First Latin American supplements association launched

First Latin American supplements association launched

ALANUR’s plans this year include working with regulators and academia across Latin America to discuss regulatory issues related to food supplements.

Representatives from leading food supplement and ingredient companies gathered in São Paulo last month for the official launch of Latin Americaʼs first regional food supplement association, ALANUR.

The launch of the Latin American Responsible Nutrition Alliance (ALANUR) took place on May 30 at the Hotel InterContinental, with Chair Tatiana Pires from Herbalife, Vice-chairs Norma Cavazos from Amway and Mariana Alegre from DSM, and Treasurer Antonio Trejo Díaz from Bayer presenting the allianceʼs goals and work programme.

“Many countries are in the process of developing new regulatory frameworks, and regulators are increasingly monitoring the successes and challenges of similar initiatives across the region and worldwide,” said ALANUR Chair Tatiana Pires. “Therefore, there is a greater need for high quality scientific and technical regulatory information to be shared among decision-makers, and ALANUR aims to facilitate this flow of information. Our focus is to work towards ensuring regulatory guidelines that are appropriate to the specific characteristics of our products; regulations that will cover a broad range of safe ingredients with sufficient consumer information and appropriate manufacturing standards and technical requirements.”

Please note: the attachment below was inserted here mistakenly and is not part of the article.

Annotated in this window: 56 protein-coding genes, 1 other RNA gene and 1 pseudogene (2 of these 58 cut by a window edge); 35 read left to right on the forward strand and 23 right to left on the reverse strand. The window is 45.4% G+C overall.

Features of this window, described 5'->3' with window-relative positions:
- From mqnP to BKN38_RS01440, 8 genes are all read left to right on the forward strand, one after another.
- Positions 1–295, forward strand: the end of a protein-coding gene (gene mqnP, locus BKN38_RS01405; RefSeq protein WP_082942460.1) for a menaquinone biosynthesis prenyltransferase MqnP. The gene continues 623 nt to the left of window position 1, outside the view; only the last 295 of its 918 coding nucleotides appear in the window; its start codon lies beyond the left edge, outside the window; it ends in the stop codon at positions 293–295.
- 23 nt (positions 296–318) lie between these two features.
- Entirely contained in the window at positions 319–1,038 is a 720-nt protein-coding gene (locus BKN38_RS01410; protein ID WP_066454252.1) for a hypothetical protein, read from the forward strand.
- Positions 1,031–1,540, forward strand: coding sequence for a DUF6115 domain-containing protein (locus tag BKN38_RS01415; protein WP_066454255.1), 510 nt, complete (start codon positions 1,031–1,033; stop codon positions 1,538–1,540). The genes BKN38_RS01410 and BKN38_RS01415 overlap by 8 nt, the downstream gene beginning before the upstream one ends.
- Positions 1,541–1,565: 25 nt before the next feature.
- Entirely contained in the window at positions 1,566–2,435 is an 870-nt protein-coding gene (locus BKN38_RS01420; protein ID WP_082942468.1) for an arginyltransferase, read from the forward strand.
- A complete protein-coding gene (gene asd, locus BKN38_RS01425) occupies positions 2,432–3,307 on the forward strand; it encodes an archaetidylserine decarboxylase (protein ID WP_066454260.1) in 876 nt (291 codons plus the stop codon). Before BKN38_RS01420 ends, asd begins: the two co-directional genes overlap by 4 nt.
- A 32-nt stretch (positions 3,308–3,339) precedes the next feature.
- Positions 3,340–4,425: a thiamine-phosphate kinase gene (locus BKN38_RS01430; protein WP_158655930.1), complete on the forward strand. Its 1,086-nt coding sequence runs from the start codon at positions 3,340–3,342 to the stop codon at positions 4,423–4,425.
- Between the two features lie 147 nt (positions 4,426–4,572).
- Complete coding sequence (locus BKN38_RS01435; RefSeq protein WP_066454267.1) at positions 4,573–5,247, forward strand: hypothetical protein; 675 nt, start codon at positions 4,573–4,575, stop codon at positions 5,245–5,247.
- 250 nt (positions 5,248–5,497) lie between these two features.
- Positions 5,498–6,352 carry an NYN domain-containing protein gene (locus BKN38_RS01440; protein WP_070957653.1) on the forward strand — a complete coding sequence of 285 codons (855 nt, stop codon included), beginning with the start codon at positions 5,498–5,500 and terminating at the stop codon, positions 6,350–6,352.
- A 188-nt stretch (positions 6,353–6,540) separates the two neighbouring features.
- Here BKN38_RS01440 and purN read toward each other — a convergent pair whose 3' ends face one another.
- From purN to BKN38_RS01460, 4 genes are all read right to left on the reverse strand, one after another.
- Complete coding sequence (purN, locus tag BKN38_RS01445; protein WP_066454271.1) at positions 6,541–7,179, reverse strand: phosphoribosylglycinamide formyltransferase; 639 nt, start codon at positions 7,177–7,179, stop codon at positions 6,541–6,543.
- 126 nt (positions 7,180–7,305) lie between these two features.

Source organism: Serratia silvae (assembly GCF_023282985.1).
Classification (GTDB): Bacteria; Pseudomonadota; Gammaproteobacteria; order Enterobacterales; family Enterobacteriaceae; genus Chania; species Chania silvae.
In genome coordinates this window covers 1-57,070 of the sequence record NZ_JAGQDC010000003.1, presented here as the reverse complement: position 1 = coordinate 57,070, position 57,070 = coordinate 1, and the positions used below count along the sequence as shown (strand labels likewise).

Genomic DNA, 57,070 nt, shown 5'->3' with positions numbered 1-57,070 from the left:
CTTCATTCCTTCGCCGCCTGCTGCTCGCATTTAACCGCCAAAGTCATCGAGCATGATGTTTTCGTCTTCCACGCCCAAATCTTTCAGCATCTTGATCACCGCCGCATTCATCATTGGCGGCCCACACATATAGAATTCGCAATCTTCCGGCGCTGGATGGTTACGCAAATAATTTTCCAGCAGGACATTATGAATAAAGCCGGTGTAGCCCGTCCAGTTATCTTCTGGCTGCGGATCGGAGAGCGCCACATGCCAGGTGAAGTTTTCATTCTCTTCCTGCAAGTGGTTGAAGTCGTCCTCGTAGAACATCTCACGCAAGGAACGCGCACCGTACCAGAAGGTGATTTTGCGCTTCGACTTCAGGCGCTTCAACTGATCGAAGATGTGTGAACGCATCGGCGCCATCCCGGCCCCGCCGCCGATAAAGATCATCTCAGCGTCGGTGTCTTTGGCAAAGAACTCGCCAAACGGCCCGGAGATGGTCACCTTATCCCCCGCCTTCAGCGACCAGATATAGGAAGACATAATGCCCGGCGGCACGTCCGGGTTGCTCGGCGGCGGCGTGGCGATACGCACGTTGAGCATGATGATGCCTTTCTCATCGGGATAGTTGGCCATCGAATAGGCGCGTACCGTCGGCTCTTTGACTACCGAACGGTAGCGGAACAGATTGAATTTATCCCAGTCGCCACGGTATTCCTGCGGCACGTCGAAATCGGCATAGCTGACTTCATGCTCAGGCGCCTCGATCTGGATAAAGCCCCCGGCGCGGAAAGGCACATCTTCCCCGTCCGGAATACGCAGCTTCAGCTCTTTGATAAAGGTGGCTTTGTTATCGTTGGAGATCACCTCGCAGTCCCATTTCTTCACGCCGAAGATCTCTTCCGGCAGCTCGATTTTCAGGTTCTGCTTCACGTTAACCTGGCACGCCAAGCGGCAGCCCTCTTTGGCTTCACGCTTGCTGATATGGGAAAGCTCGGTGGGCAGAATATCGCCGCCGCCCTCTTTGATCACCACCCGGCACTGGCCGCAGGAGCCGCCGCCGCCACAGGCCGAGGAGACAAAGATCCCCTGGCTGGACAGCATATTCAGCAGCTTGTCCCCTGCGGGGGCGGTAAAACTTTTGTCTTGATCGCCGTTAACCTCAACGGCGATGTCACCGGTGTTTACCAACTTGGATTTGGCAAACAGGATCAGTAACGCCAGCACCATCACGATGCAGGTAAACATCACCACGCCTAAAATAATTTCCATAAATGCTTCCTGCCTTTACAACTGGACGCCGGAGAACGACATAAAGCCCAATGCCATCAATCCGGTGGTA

ALANUR’s plans this year include working with regulators and academia across the region to discuss regulatory issues related to food supplements. Decisions are expected this year on key aspects in Brazil and Mexico, and in addition, plans are underway to organize, with the support of the International Alliance of Dietary/Food Supplement Associations (IADSA), regulatory workshops in Colombia, Venezuela and Central America.

Since there is no harmonisation in Latin America, challenges for marketing food supplements across the region currently range from different classifications of products in the different countries and restrictive definitions and levels of vitamins and minerals, to broad restrictions on the use of botanicals and challenges relating to the use of health claims, as well as time and resource consuming registrations.

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